Stephen Byard believes the best is yet to come for his basketball career.
The Atlantic City High School graduate will get a chance to enhance his skills at Cochise College, a Division I junior college in Arizona. Byard did not begin playing organized basketball until he was a sophomore. He had opportunities to play at four-year Division II and III schools, but he wanted to work on his game and academics to possibly earn a Division I scholarship.
“I feel like I needed an extra year to work on myself academically and athletically,” Byard said. “I know I’m a Division I player. At (Cochise), I will get the feel and experience of how Division I players train and the competition.”
Two other Atlantic City graduates — Teriq Chapman and Kiraan Palms — also will attend junior colleges. The duo has committed to Rowan College of South Jersey – Cumberland.
“All three will get the opportunity to grow on and off the court,” Atlantic City assistant coach Elijah Langford said. “I think it’s needed for them to do this year.”
The 6-foot-7 Byard just turned 17 and was one of South Jersey’s most intriguing players last winter. He led the Vikings to the South Jersey Group IV title. Byard averaged 26.5 points in the state tournament and scored 40 in Atlantic City’s 61-58 semifinal win over Lenape.
Byard hardly played at all as a sophomore. He started his junior season and showed promise.
“I feel like I came a long way,” Byard said. “But I feel like I can work on my athleticism, jumping ability, and my outside shooting.”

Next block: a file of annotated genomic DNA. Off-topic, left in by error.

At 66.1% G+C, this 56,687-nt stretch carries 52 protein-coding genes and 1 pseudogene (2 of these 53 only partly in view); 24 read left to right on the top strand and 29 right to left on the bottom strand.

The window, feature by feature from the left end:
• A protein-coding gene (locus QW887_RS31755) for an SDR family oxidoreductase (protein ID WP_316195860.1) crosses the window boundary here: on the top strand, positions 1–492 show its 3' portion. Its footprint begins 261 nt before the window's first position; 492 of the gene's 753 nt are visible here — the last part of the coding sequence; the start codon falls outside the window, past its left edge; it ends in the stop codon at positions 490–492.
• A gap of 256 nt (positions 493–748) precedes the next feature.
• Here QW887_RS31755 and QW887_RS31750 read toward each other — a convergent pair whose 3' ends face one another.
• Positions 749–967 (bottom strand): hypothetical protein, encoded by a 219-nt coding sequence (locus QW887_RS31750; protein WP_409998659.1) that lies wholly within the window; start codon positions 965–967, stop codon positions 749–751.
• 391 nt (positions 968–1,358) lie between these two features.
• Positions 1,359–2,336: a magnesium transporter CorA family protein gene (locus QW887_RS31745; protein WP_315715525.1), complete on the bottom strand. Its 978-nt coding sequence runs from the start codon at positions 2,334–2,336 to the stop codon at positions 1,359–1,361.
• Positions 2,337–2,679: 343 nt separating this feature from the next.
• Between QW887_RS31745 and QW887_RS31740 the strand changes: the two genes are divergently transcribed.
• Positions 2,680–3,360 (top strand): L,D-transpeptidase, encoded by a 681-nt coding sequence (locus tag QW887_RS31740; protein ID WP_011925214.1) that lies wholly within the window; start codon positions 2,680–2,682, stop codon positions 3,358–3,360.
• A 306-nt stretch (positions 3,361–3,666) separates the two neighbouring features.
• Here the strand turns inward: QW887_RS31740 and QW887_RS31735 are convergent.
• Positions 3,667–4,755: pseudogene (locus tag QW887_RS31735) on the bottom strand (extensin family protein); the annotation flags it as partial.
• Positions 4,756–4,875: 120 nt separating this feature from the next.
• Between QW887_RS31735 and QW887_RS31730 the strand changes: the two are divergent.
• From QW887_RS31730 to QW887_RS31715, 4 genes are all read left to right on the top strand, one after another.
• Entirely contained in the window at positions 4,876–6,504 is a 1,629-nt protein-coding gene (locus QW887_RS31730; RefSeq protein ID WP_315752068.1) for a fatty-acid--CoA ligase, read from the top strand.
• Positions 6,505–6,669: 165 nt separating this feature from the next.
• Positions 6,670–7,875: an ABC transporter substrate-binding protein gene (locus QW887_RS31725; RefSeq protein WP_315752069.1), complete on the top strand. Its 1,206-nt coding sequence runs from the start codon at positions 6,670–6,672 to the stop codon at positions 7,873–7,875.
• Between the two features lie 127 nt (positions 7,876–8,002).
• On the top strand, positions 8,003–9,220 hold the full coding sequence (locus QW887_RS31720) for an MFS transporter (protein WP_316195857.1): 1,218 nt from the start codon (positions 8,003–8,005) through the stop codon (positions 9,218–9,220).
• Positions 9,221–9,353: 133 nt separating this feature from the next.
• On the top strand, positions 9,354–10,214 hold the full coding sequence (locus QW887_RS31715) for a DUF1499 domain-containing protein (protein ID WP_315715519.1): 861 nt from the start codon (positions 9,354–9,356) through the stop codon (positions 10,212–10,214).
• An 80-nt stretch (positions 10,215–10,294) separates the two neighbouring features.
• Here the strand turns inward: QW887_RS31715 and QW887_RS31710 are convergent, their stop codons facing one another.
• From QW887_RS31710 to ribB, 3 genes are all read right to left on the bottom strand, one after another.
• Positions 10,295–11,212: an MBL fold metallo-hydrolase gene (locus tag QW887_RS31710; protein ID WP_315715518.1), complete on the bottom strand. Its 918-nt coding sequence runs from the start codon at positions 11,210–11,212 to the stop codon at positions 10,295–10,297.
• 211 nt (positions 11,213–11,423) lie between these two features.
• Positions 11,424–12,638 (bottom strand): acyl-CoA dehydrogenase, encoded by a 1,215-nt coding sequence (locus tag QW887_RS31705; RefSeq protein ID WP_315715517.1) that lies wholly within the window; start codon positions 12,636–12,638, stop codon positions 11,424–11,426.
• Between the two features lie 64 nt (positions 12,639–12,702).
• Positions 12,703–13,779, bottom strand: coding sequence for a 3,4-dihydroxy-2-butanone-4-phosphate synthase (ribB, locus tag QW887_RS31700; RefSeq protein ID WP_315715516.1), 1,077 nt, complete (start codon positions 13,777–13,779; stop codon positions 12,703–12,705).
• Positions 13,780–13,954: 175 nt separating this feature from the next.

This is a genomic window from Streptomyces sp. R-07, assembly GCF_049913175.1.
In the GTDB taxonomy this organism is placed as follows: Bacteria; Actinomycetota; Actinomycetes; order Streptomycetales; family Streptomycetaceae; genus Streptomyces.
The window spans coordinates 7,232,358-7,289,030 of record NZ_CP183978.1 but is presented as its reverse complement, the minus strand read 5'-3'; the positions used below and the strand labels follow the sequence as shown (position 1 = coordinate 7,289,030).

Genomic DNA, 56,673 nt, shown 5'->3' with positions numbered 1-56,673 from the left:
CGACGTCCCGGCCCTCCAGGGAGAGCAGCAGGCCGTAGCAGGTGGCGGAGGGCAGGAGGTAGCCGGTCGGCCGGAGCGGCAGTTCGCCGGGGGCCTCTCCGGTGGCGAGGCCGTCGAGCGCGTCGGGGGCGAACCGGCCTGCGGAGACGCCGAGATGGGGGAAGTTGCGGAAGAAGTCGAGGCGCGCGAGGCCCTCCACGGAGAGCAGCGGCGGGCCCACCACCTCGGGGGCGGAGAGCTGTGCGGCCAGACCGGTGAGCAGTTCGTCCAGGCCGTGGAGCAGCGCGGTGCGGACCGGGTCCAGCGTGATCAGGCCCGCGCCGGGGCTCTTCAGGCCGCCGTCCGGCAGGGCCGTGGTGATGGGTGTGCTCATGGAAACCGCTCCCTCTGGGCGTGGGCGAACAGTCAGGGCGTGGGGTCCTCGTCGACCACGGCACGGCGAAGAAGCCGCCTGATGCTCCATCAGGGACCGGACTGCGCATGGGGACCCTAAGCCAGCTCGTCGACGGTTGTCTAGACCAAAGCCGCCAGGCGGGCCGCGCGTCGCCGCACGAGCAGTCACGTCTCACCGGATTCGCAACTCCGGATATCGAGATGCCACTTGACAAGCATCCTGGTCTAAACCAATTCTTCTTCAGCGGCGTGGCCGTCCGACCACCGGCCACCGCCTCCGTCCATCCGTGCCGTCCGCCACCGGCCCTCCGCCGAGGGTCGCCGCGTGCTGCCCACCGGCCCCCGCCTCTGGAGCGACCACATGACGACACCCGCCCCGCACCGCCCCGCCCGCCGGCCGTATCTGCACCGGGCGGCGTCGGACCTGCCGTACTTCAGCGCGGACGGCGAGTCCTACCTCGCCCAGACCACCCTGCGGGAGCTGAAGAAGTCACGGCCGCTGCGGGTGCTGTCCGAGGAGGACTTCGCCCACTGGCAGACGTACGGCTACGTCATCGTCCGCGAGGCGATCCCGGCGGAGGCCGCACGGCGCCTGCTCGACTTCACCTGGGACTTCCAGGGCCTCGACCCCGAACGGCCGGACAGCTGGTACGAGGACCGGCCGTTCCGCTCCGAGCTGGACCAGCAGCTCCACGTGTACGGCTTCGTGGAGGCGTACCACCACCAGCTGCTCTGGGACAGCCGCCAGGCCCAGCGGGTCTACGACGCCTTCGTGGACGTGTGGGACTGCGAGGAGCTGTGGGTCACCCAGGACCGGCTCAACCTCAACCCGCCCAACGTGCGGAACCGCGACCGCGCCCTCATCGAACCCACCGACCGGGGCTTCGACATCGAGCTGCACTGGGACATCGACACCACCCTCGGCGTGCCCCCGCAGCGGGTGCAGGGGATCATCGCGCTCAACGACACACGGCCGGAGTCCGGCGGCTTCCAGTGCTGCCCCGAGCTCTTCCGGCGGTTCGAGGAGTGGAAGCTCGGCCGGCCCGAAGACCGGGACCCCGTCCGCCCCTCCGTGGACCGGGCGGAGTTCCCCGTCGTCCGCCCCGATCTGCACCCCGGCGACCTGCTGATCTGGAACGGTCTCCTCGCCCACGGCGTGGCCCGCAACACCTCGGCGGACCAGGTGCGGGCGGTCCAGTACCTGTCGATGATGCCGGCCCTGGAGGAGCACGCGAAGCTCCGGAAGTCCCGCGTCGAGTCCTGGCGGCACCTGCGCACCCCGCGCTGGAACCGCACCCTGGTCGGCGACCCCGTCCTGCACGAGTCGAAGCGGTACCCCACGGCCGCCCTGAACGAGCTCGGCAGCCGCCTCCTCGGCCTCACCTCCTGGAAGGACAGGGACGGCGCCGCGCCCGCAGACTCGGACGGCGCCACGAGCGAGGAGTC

More than 100 Cochise players have gone on to play NCAA Division I basketball.
Coach Jerry Carrillo has averaged more than 22 wins per season in his 25 years as Cochise head coach.
“He seems similar to (Atlantic City coach Gene Allen),” Byard said of Carrillo. “Hwants to get his players better and worries about the players.”
Chapman and Palms were also key players for the Vikings this season. The 6-4 Chapman made several key 3-pointers in important games. The 6-2 Palms was a strong inside scorer and rebounder.
Like Byard, Chapman and Palms didn’t get a chance to play as sophomores because Atlantic City was a senior-dominated team that reached the South Jersey Group IV final that season.
Their junior year was a season of transition for the program as Atlantic City finished 10-15.
But all three helped Atlantic City regain its status as one of the state’s top programs this winter.
“I’m looking forward to seeing how their careers play out,” Langford said.